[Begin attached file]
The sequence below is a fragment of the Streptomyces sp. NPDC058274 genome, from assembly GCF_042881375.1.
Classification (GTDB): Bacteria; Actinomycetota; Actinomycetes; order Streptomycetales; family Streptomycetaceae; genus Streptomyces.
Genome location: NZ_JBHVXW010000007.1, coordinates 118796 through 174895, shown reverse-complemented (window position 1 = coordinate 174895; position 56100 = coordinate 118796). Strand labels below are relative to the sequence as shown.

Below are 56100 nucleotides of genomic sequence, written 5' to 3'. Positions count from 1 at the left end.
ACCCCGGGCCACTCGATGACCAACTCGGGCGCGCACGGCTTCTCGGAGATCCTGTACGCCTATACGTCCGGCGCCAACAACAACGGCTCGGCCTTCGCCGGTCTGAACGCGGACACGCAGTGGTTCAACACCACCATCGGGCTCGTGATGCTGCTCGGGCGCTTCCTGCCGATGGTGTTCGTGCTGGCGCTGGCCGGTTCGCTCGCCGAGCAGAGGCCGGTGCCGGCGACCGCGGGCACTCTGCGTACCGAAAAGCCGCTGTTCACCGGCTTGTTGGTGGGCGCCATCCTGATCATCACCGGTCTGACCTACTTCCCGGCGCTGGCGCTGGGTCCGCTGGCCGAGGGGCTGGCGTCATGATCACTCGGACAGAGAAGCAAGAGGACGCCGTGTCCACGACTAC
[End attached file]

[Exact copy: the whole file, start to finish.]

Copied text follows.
The sequence below is a fragment of the Streptomyces sp. NPDC058274 genome, from assembly GCF_042881375.1.
Classification (GTDB): Bacteria; Actinomycetota; Actinomycetes; order Streptomycetales; family Streptomycetaceae; genus Streptomyces.
Genome location: NZ_JBHVXW010000007.1, coordinates 118796 through 174895, shown reverse-complemented (window position 1 = coordinate 174895; position 56100 = coordinate 118796). Strand labels below are relative to the sequence as shown.

Below are 56100 nucleotides of genomic sequence, written 5' to 3'. Positions count from 1 at the left end.
ACCCCGGGCCACTCGATGACCAACTCGGGCGCGCACGGCTTCTCGGAGATCCTGTACGCCTATACGTCCGGCGCCAACAACAACGGCTCGGCCTTCGCCGGTCTGAACGCGGACACGCAGTGGTTCAACACCACCATCGGGCTCGTGATGCTGCTCGGGCGCTTCCTGCCGATGGTGTTCGTGCTGGCGCTGGCCGGTTCGCTCGCCGAGCAGAGGCCGGTGCCGGCGACCGCGGGCACTCTGCGTACCGAAAAGCCGCTGTTCACCGGCTTGTTGGTGGGCGCCATCCTGATCATCACCGGTCTGACCTACTTCCCGGCGCTGGCGCTGGGTCCGCTGGCCGAGGGGCTGGCGTCATGATCACTCGGACAGAGAAGCAAGAGGACGCCGTGTCCACGACTAC